We finished exploring the beautiful
Bahamas last week and set sail for the Dominican Republic. But, of course, the
weather did not cooperate and the trip was miserable.
Not only exhausting us but needing a lot of boat repairs upon arrival. So we went
through the process of checking into the country and got to work on our repairs
list starting with the most important the search for the old propeller and sealing
the boat leaks that had been made very obvious on the rough trip over. But we
also made an effort to see some of the local sights in between jobs including a
Carnival celebration! BIENVENIDO A REPUBLICA DOMINICANA! After arriving, checking in and starting
to dry out the disaster that had accumulated inside the boat while
sailing to Luperon, the boys set to work trying to discover why our boat did not
move when we put it into gear that morning to change moorings. Our GoPro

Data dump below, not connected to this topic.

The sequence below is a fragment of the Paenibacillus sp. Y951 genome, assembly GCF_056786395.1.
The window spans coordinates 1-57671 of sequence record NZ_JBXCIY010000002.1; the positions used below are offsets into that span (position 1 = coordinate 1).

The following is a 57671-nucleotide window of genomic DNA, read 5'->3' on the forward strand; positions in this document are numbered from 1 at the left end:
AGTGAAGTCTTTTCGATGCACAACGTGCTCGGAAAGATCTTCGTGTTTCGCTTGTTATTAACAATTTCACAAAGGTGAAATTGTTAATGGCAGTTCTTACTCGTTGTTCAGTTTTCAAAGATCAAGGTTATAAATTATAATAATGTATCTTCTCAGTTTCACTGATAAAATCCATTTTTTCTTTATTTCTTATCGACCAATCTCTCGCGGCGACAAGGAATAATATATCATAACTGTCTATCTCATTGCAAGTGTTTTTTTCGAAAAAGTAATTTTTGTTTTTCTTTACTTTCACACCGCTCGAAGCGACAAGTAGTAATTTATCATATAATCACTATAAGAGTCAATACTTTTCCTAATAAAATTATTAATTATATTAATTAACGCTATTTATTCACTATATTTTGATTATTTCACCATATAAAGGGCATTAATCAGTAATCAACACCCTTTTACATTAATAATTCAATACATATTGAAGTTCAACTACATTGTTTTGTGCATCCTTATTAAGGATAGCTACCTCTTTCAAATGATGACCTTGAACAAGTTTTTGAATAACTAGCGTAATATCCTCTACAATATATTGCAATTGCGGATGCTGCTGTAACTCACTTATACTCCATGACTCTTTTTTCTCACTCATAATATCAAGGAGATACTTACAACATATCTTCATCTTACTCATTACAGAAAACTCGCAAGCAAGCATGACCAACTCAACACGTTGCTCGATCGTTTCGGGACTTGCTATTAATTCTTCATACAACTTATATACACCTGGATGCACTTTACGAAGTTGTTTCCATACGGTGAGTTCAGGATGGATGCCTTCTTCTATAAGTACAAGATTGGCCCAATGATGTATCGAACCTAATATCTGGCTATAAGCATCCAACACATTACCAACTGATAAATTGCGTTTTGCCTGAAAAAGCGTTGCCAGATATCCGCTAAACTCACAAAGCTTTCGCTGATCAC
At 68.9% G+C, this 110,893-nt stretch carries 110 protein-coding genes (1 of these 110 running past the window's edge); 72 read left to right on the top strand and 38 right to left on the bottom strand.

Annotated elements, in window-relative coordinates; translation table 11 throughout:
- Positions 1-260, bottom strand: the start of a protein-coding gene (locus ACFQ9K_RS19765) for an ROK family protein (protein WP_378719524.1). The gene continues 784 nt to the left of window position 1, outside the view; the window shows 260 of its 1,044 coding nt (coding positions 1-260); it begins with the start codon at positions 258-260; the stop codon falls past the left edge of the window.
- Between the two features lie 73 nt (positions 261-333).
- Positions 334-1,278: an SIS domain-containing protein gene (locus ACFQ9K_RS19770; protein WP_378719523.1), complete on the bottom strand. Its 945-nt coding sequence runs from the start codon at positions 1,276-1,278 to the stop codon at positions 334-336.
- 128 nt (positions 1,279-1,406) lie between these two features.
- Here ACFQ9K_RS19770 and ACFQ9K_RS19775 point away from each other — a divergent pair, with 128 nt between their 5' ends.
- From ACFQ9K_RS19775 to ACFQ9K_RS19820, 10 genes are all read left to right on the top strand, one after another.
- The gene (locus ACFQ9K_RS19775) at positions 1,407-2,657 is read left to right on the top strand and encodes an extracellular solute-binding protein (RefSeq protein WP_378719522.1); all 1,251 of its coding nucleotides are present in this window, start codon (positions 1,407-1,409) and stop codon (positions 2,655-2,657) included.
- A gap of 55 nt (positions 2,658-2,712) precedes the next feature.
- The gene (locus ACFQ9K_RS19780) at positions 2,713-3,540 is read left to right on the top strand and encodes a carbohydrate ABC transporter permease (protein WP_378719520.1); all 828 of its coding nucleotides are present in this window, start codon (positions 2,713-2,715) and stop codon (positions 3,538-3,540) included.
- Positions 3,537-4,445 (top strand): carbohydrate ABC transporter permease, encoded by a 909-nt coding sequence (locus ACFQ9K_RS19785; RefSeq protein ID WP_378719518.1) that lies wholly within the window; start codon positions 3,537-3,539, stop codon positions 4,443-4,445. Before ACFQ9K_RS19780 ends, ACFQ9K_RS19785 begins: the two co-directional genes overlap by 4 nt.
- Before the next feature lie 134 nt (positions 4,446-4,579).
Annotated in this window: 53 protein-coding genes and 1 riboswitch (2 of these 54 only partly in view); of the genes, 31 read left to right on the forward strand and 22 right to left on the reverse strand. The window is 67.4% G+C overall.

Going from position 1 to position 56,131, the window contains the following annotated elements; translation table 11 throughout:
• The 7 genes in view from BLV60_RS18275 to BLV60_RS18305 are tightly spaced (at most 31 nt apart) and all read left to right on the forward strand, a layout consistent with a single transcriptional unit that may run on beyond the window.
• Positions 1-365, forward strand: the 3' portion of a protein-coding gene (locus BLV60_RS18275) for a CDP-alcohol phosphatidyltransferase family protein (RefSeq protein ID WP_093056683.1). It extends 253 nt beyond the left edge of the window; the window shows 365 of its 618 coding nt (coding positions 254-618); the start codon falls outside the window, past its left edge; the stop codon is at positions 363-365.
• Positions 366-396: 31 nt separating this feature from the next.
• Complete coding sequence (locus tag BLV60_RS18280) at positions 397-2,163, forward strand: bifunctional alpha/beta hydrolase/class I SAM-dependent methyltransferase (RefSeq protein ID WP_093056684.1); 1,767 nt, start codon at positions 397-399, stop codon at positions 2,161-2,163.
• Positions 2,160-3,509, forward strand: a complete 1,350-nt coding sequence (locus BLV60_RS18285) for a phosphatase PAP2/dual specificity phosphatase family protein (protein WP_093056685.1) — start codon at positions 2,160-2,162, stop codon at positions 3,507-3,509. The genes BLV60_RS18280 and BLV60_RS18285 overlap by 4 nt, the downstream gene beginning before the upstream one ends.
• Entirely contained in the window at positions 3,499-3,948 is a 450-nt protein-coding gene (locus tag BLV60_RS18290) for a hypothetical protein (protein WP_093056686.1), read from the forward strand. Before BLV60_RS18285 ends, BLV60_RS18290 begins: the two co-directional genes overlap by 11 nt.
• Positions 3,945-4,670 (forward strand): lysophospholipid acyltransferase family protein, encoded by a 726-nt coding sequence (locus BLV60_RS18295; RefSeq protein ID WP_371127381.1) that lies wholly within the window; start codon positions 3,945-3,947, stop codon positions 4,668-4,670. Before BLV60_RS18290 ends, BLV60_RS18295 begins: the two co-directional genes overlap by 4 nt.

quickly answered the question: we had a missing propeller. Given we had motored in, attached to and tried to back down on the morning the night before, we assumed the propeller had to be nearby. And since the Luperon Harbour is not exactly
swimming pool clear, we hired the local guys and their interesting diving
setup to search for it. But it could not be found.
Luckily, however, back in Rhode Island we didn’t have time to sell the used
propeller that came with our boat plus we use it as a multi-purpose tool, so we
were traveling with a spare propeller. We dug it out of the cupboard and purchased
a nut and washer to fit our propeller shaft for only a few dollars.
The locals put it on for us but upon inspection with the GoPro the job did
not suffice and John had to jump in and fix it. He then proceeded to scour his
body to remove all traces of the dirty harbour before moving on to the next big
problem. It’s really freaky because the boat swings around in the shadows cast
in a weird way and then you think was that a shark, was that an alligator, was
that a big fish that’ll bite me, was it a giant poop that someone pumped out here?
None of these boats leave ever. Ever. Some of them have been here for 10 plus
months not moving.
Cally: guaranteed there is poop in this water… John: the amount of poop that